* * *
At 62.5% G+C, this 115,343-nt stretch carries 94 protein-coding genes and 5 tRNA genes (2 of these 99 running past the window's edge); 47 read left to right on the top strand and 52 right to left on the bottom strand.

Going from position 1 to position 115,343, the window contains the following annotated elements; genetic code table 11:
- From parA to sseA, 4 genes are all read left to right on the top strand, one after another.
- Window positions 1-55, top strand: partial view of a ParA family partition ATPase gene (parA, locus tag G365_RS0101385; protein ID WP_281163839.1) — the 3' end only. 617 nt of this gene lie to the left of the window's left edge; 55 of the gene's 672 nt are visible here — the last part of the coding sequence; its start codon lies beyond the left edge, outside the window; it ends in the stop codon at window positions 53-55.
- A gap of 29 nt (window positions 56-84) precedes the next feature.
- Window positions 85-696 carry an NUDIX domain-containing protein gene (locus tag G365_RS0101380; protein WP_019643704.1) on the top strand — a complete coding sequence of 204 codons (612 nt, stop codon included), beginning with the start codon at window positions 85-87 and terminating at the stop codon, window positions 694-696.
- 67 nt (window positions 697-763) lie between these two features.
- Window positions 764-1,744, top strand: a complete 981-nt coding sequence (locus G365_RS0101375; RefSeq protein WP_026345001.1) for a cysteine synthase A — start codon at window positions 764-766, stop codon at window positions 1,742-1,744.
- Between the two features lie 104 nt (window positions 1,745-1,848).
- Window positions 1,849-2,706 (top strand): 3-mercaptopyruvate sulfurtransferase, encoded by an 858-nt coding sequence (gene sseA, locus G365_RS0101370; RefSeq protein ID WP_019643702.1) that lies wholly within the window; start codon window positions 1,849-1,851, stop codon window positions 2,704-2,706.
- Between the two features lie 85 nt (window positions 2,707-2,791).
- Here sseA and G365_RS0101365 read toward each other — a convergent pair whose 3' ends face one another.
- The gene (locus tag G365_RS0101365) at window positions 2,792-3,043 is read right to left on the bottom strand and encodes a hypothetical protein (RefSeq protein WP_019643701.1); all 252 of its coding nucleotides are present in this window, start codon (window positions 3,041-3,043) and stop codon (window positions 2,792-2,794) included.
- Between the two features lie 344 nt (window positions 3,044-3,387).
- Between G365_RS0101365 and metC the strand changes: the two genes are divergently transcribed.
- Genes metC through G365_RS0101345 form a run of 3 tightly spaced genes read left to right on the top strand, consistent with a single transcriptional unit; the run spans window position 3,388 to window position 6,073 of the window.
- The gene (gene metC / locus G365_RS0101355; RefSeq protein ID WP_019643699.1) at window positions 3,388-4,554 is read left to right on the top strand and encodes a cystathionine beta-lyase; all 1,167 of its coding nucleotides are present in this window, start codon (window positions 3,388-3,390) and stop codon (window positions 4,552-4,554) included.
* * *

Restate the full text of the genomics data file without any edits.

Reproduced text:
At 62.5% G+C, this 115,343-nt stretch carries 94 protein-coding genes and 5 tRNA genes (2 of these 99 running past the window's edge); 47 read left to right on the top strand and 52 right to left on the bottom strand.

Going from position 1 to position 115,343, the window contains the following annotated elements; genetic code table 11:
- From parA to sseA, 4 genes are all read left to right on the top strand, one after another.
- Window positions 1-55, top strand: partial view of a ParA family partition ATPase gene (parA, locus tag G365_RS0101385; protein ID WP_281163839.1) — the 3' end only. 617 nt of this gene lie to the left of the window's left edge; 55 of the gene's 672 nt are visible here — the last part of the coding sequence; its start codon lies beyond the left edge, outside the window; it ends in the stop codon at window positions 53-55.
- A gap of 29 nt (window positions 56-84) precedes the next feature.
- Window positions 85-696 carry an NUDIX domain-containing protein gene (locus tag G365_RS0101380; protein WP_019643704.1) on the top strand — a complete coding sequence of 204 codons (612 nt, stop codon included), beginning with the start codon at window positions 85-87 and terminating at the stop codon, window positions 694-696.
- 67 nt (window positions 697-763) lie between these two features.
- Window positions 764-1,744, top strand: a complete 981-nt coding sequence (locus G365_RS0101375; RefSeq protein WP_026345001.1) for a cysteine synthase A — start codon at window positions 764-766, stop codon at window positions 1,742-1,744.
- Between the two features lie 104 nt (window positions 1,745-1,848).
- Window positions 1,849-2,706 (top strand): 3-mercaptopyruvate sulfurtransferase, encoded by an 858-nt coding sequence (gene sseA, locus G365_RS0101370; RefSeq protein ID WP_019643702.1) that lies wholly within the window; start codon window positions 1,849-1,851, stop codon window positions 2,704-2,706.
- Between the two features lie 85 nt (window positions 2,707-2,791).
- Here sseA and G365_RS0101365 read toward each other — a convergent pair whose 3' ends face one another.
- The gene (locus tag G365_RS0101365) at window positions 2,792-3,043 is read right to left on the bottom strand and encodes a hypothetical protein (RefSeq protein WP_019643701.1); all 252 of its coding nucleotides are present in this window, start codon (window positions 3,041-3,043) and stop codon (window positions 2,792-2,794) included.
- Between the two features lie 344 nt (window positions 3,044-3,387).
- Between G365_RS0101365 and metC the strand changes: the two genes are divergently transcribed.
- Genes metC through G365_RS0101345 form a run of 3 tightly spaced genes read left to right on the top strand, consistent with a single transcriptional unit; the run spans window position 3,388 to window position 6,073 of the window.
- The gene (gene metC / locus G365_RS0101355; RefSeq protein ID WP_019643699.1) at window positions 3,388-4,554 is read left to right on the top strand and encodes a cystathionine beta-lyase; all 1,167 of its coding nucleotides are present in this window, start codon (window positions 3,388-3,390) and stop codon (window positions 4,552-4,554) included.